Neutral Density Graduated Filter

Discussion in 'Digital Photography' started by VirtualRain, Nov 26, 2010.

  1. VirtualRain macrumors 603

    VirtualRain

    Joined:
    Aug 1, 2008
    Location:
    Vancouver, BC
    #1
    Hi, I'm thinking of getting a ND graduated filter to improve my landscape/travel photos.

    I have the Canon 17-55 f2.8 with a 77mm thread. I also have the 10-22mm which also has a 77mm thread.

    The choices on Adorama are overwhelming. What are a couple of recommendations that will at least work well with my 17-55? (If it will work with the 10-22 that's a bonus but not essential).

    Should I get something threaded, or drop-in? ND.6?

    Here's an example...
    http://www.adorama.com/TF77CGND6X.html

    Thanks!
     
  2. TheReef, Nov 26, 2010
    Last edited: Nov 26, 2010

    TheReef macrumors 68000

    TheReef

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    Sep 30, 2007
    Location:
    NSW, Australia.
    #2
    The holder/drop in variety are better because you can change the gradient on the filter to match the landscape horizon, you can stack them more easily too.

    The Cokin P series holder should work with your 17-55mm, but will vignette on your 10-22mm at about 14mm (this depends on the lens though) if you get the 3 slot variety.
    On my Pentax 12-24mm it vignettes until 14mm.

    There are also the X and Z-pro sized holders, they take larger filters which are more expensive, definitely look at those if you want to use your AWA without issues.
    If you decide to compromise, you can saw off slots on the P sized holder that you don't need to get a little wider.

    You don't have to buy Cokin filters though, you just need to make sure the filter you're buying fits.
    I've found Cokin filters do the job well enough for the price, from my experiences they're not entirely neutral though, they tend to have a purple cast.
    If you shoot RAW it can be easily fixed.

    I'd personally go for ND 0.9, and next time I'll probably get a more pronounced edge (as opposed to fading across the whole filter), but there's no right answer :)
     
  3. compuwar macrumors 601

    compuwar

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    Location:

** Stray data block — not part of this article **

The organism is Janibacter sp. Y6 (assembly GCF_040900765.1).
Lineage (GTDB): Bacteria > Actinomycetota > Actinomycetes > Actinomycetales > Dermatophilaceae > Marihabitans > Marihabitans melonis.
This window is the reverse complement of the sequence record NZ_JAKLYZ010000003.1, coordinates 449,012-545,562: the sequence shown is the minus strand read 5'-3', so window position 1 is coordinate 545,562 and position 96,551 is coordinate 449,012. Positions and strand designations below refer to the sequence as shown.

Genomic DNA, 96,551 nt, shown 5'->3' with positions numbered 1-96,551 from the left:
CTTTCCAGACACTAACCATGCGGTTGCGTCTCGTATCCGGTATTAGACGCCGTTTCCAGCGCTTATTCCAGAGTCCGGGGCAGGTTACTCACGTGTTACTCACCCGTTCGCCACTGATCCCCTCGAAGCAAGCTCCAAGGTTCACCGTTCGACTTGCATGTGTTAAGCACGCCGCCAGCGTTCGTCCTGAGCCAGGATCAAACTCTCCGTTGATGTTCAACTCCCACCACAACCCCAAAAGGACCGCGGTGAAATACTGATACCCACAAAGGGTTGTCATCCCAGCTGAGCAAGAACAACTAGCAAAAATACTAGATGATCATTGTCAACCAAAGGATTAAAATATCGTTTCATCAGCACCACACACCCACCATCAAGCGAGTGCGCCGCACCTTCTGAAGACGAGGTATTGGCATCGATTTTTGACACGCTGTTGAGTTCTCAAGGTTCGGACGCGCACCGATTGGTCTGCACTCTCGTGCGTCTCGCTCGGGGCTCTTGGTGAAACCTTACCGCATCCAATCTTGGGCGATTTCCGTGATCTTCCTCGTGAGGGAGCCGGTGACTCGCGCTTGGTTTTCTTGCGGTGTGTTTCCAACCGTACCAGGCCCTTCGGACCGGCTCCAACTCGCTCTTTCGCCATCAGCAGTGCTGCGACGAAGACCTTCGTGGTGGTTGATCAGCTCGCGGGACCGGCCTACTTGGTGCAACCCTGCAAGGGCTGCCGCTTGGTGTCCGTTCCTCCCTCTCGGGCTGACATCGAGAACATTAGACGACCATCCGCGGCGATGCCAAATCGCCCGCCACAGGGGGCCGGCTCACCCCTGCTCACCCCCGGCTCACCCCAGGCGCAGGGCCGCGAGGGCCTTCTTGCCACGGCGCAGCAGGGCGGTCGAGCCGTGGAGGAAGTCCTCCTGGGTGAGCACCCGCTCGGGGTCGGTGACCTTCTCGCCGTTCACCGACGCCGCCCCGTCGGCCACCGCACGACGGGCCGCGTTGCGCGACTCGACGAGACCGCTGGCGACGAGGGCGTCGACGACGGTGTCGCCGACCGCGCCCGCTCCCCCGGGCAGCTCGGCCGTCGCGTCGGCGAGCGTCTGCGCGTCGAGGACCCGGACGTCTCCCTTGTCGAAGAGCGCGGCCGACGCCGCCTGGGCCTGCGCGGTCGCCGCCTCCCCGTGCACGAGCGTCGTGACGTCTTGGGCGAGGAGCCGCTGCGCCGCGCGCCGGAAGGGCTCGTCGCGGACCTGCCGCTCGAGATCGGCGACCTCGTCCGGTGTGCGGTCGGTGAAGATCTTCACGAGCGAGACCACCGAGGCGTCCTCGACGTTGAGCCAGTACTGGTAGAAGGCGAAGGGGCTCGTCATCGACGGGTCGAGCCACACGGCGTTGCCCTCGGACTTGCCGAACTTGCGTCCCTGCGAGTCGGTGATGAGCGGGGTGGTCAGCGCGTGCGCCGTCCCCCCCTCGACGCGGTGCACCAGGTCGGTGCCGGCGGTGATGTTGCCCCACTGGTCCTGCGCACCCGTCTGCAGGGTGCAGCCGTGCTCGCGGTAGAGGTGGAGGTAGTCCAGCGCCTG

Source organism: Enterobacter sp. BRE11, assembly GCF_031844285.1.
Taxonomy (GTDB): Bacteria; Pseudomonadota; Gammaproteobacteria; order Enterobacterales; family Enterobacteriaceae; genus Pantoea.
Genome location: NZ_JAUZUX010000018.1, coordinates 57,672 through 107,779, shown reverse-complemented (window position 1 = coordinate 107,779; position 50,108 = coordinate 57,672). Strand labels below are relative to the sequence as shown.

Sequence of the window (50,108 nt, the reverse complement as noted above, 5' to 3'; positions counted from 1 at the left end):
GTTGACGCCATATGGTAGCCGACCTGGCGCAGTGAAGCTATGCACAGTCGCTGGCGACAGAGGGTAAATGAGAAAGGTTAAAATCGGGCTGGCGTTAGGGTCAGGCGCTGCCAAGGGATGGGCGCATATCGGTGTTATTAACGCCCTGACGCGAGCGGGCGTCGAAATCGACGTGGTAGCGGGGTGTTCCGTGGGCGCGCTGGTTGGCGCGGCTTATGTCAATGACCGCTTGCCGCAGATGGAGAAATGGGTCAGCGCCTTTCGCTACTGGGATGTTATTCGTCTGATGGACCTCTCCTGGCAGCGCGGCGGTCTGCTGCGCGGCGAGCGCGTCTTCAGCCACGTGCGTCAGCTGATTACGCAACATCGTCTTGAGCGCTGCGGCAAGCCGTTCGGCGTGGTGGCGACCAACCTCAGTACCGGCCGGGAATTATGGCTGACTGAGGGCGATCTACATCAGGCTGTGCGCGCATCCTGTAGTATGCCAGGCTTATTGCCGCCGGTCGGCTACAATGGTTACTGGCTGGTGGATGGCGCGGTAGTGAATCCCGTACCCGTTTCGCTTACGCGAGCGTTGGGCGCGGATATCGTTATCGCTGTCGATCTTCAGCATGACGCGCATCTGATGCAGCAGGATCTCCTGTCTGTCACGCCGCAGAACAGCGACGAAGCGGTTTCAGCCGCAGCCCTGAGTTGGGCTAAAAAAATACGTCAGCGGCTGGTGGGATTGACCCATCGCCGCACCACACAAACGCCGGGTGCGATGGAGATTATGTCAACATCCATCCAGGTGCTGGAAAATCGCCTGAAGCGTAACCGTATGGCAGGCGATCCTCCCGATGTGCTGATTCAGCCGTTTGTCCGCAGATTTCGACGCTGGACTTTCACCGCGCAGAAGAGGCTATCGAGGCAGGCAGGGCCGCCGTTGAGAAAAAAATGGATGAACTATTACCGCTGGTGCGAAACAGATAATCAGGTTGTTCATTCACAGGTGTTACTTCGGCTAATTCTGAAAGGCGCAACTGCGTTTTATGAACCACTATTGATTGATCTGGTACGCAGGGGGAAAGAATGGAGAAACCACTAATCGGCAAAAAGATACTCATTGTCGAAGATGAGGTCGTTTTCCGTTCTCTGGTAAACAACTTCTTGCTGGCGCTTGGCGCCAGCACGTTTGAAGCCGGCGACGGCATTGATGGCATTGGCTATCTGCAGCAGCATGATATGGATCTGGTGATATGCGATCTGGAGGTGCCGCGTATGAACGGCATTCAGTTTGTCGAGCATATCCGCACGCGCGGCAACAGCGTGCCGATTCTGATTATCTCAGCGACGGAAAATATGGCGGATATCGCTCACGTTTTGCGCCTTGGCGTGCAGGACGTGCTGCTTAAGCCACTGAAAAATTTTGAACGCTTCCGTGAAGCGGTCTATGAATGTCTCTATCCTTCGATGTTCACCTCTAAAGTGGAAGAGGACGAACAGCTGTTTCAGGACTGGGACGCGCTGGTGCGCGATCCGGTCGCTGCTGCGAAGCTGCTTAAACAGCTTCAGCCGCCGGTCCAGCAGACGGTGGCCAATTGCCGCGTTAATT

Northern/Central VA
    #3
    Cokin sell a cheap 1-slot holder that's "wide angle." No need to hack the more expensive one up.


    Be aware it may take some time to find the filter ring adapters, as Cokin seem to be behind in shipping- it took me almost two months to come up with a 77mm ring for the Z-pro- so look for the adapter ring first. Lee and Hitec also make 100mm holders.

    Paul
     
  4. Phrasikleia macrumors 601

    Phrasikleia

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    #4
    I'm using a standard Cokin Z-Pro holder with my 17-55 on the 7D and with the 17-40 on the 5D2 (the equivalent of your 10-22). The latter combination vignettes a bit under about 20mm with the holder reversed to be closer to the lens. I wouldn't go any smaller than Z-Pro if I were you.
     
  5. VirtualRain, Nov 27, 2010
    Last edited: Nov 27, 2010

    VirtualRain thread starter macrumors 603

    VirtualRain

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    Location:
    Vancouver, BC
    #5
    Ok thanks for the advice...

    The slim P-series holder is advertised to work without vignetting to 20mm on FF... Does that imply it might work to about 14mm on my 10-22?

    The cost difference for a P vs Z is significant... OTOH, a Benjamin is nothing in this hobby! :)

    P = $13 (holder) + $15 (ring) + $25 (filter) = $53
    Z = $60 (holder) + $30 (ring) + $60 (filter) = $160

    BTW, TheReef, out of the Cokin line... are you suggesting a 121?

     
  6. TheReef macrumors 68000

    TheReef

    Joined:
    Sep 30, 2007
    Location:
    NSW, Australia.
    #6
    Hi VirtualRain,

    There's a nice graphic here, that'll let you compare:
    http://www.cokin.fr/ico3-p1-6.html

    The 121 will be more dramatic compared to something like the 121S.

    Note the difference between the 121S and 121F, you can see a harder line on the 121S.

    I have the 121F which has a gradient spanning the whole filter, it's great for balancing out landscapes but for more difficult lighting conditions (eg sunsets) it's effect isn't enough (imo) - you still get a darkened sky, but I prefer having no ND below the horizon.
    I'm looking to get another, it'll probably be the 121S.
     
  7. ManhattanPrjct macrumors 6502

    Joined:
    Oct 6, 2008
    #7
    I'm on the Lee system, and I find it very ironic that my most prized/rare photographic possessions are the adapter rings (and actually the filters too). They are terrible when it comes to this thing called "inventory" and only marginally better at "distribution." My 77mm SWA adapter ring could fetch a pretty penny on eBay.